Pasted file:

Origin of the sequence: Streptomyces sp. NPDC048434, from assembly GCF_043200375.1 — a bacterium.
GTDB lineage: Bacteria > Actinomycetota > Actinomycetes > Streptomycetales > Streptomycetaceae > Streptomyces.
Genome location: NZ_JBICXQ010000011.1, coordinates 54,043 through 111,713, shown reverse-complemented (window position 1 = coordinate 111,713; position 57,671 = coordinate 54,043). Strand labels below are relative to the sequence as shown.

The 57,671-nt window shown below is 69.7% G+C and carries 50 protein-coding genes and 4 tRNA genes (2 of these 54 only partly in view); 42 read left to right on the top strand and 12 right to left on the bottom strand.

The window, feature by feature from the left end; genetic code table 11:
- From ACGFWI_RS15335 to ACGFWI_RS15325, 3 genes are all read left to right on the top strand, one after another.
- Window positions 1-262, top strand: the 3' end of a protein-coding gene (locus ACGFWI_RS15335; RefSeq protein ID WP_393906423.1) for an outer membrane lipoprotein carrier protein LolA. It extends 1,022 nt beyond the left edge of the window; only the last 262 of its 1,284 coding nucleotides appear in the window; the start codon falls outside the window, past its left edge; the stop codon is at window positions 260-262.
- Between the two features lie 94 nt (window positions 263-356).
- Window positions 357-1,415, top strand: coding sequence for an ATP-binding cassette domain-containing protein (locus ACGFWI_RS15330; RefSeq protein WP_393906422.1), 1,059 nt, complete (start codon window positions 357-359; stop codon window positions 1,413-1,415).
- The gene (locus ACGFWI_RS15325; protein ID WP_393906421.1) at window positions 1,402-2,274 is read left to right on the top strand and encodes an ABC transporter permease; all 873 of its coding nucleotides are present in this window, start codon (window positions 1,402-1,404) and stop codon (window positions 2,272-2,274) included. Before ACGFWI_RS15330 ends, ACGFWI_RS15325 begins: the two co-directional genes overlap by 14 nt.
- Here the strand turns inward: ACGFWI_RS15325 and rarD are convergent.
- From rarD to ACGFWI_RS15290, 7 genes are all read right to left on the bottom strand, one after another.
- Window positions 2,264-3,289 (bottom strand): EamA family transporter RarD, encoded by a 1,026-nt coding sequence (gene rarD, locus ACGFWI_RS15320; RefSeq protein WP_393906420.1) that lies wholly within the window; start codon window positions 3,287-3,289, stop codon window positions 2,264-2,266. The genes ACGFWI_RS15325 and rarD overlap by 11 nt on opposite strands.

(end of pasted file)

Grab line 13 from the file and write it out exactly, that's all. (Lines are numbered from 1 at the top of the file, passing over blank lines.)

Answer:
- Window positions 2,264-3,289 (bottom strand): EamA family transporter RarD, encoded by a 1,026-nt coding sequence (gene rarD, locus ACGFWI_RS15320; RefSeq protein WP_393906420.1) that lies wholly within the window; start codon window positions 3,287-3,289, stop codon window positions 2,264-2,266. The genes ACGFWI_RS15325 and rarD overlap by 11 nt on opposite strands.